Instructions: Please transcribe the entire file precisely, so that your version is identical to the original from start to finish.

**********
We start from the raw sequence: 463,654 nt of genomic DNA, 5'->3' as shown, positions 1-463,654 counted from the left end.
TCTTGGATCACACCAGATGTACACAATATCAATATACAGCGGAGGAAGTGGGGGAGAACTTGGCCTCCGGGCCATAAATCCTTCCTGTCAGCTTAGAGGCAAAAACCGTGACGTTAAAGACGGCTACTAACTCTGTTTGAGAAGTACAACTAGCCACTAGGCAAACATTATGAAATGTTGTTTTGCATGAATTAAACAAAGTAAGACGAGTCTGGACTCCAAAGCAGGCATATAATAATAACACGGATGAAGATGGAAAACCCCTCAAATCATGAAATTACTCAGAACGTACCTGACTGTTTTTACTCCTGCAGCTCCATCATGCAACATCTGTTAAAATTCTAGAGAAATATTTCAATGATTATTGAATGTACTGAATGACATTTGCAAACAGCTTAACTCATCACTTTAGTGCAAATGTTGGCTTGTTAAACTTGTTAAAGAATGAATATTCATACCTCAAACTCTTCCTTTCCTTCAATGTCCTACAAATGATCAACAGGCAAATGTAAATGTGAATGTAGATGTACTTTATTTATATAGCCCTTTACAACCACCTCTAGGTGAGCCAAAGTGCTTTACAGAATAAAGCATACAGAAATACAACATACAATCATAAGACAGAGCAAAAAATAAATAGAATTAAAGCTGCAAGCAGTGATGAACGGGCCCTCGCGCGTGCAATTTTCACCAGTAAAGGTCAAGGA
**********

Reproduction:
We start from the raw sequence: 463,654 nt of genomic DNA, 5'->3' as shown, positions 1-463,654 counted from the left end.
TCTTGGATCACACCAGATGTACACAATATCAATATACAGCGGAGGAAGTGGGGGAGAACTTGGCCTCCGGGCCATAAATCCTTCCTGTCAGCTTAGAGGCAAAAACCGTGACGTTAAAGACGGCTACTAACTCTGTTTGAGAAGTACAACTAGCCACTAGGCAAACATTATGAAATGTTGTTTTGCATGAATTAAACAAAGTAAGACGAGTCTGGACTCCAAAGCAGGCATATAATAATAACACGGATGAAGATGGAAAACCCCTCAAATCATGAAATTACTCAGAACGTACCTGACTGTTTTTACTCCTGCAGCTCCATCATGCAACATCTGTTAAAATTCTAGAGAAATATTTCAATGATTATTGAATGTACTGAATGACATTTGCAAACAGCTTAACTCATCACTTTAGTGCAAATGTTGGCTTGTTAAACTTGTTAAAGAATGAATATTCATACCTCAAACTCTTCCTTTCCTTCAATGTCCTACAAATGATCAACAGGCAAATGTAAATGTGAATGTAGATGTACTTTATTTATATAGCCCTTTACAACCACCTCTAGGTGAGCCAAAGTGCTTTACAGAATAAAGCATACAGAAATACAACATACAATCATAAGACAGAGCAAAAAATAAATAGAATTAAAGCTGCAAGCAGTGATGAACGGGCCCTCGCGCGTGCAATTTTCACCAGTAAAGGTCAAGGA